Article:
Photonic Internet Laboratory
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May 23, 2003

"GMPLS Signaling Protocol Interoperability Test in Multilayer Network"
- Establishing a Global Standard for the Next-generation Photonic Network

TOKYO, May 20, 2003 - NTT, NEC Corporation, Fujitsu Laboratories Ltd., The Furukawa Electric Co., Ltd., and Mitsubishi Electric Corporation are pleased to announce the successful conclusion to the world first GMPLS*1 signaling*2 interoperability test using a multilayer network consisting of packet, TDM*3, wavelength, and fiber layers. Given the quality requirements set by the application or traffic state, it is possible to select the optimal communication path from among all possible paths that can be established on the multilayer network.
The results of this experiment were reported on May 22, 2003 in the Workshop held in Kagoshima University organized by the Technical Group on the Photonic-Network-based Internet and the Technical Group of Photonic Switching in the Institute of Electronics, Information, and Communication Engineers of Japan.

Background and achievements

GMPLS enables unified control management of the network layers. In the conventional network, each layer network is constructed independently. Conventional technology demands that each is independently controlled by operators specializing in that layer. For example, in conventional electrical or optical cross-connects, the network operator uses a terminal of a centralized control device. This device issues instructions to control cross-connect equipment and hence the setup of TDM or wavelength paths. If the cross-connect equipment supports GMPLS control, then a path is set up by exchanging control packets between these control devices as well as MPLS routers. Therefore, a network operator who has MPLS expertise can manage cross-connects. However, current equipment that supports GMPLS control simply offers a unified management approach. Each layer network must still be managed separately as before. It is impossible to handle all layers in the whole network systematically, such as if one side using TDM routing and the other side uses wavelength routing.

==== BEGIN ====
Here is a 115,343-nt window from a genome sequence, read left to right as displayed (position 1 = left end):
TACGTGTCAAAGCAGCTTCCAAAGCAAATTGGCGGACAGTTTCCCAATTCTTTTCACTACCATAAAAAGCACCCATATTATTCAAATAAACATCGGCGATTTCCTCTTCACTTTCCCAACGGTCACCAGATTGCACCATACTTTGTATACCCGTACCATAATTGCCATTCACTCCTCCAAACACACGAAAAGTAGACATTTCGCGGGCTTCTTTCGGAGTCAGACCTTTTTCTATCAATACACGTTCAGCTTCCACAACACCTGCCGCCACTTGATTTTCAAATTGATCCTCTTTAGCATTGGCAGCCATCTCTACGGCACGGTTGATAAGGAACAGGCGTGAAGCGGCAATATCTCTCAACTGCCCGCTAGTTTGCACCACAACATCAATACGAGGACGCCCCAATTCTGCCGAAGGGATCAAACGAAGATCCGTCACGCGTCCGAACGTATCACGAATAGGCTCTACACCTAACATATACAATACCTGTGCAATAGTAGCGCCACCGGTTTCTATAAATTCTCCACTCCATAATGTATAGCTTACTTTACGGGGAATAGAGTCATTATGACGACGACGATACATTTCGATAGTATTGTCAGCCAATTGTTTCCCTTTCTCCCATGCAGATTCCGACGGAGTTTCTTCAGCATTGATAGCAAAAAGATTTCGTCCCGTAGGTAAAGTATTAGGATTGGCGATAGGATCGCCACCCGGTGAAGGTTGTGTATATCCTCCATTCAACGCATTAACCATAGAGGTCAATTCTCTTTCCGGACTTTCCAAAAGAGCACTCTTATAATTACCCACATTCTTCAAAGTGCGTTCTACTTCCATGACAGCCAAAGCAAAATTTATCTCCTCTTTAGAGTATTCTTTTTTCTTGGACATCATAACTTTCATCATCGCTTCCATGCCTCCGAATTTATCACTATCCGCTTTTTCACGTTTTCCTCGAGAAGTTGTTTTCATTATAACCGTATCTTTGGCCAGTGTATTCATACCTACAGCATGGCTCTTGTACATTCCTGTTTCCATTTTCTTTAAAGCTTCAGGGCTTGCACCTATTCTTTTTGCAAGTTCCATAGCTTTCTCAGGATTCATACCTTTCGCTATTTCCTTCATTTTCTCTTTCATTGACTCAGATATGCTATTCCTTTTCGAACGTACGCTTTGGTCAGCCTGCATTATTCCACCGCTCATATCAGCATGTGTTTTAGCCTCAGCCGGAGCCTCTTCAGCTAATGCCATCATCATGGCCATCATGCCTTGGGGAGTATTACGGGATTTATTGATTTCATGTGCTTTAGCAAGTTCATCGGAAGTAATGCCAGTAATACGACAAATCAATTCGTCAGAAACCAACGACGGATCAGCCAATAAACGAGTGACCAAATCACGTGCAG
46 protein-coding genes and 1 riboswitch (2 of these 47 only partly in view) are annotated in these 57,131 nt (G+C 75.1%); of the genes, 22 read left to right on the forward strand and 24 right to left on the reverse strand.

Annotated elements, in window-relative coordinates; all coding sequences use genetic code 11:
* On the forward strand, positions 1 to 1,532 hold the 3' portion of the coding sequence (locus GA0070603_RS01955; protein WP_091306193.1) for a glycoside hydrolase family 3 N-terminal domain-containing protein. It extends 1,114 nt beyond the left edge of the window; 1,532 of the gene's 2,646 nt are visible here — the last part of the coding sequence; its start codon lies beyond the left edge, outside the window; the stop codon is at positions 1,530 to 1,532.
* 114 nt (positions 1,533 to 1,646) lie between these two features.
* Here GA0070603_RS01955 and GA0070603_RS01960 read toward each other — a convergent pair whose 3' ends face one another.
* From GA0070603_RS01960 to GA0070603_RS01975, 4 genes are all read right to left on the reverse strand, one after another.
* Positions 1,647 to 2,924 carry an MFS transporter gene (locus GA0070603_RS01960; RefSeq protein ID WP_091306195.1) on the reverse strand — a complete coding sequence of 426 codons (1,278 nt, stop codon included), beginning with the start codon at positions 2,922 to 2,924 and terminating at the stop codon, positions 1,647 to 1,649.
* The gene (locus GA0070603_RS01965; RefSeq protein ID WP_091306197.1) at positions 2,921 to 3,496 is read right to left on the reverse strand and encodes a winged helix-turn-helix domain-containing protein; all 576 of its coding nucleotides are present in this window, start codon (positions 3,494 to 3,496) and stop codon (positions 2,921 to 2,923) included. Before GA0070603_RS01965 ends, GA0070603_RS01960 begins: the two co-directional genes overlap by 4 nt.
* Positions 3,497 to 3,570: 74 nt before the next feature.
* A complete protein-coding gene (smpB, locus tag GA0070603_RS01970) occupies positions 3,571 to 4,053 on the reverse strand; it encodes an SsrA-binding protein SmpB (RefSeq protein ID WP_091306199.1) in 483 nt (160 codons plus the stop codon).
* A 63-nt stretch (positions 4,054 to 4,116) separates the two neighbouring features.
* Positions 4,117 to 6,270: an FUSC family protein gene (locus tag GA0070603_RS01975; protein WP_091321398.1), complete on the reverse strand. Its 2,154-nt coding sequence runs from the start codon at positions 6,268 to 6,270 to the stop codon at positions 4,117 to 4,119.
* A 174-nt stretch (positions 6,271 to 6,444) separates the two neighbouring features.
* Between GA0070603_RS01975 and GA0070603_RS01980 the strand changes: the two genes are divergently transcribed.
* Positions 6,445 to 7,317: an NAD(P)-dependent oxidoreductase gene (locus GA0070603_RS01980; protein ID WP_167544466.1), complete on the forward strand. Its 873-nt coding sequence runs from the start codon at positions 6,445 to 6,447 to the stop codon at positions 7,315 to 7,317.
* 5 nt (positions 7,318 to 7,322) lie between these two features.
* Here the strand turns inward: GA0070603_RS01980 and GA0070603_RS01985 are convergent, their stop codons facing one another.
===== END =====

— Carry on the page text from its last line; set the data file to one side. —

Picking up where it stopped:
To avoid this problem, control software programs for setting up and releasing paths in the multilayer network were newly developed and installed in the network control devices of each company. The fact that these control devices can be mutually interconnected is a key factor in the success of the interoperability test that examined path setup of multilayer signaling: a world first. These control devices exchange signals based on the protocol RSVP-TE*4, extended to GMPLS, to set up and release multilayer paths on the multilayer network.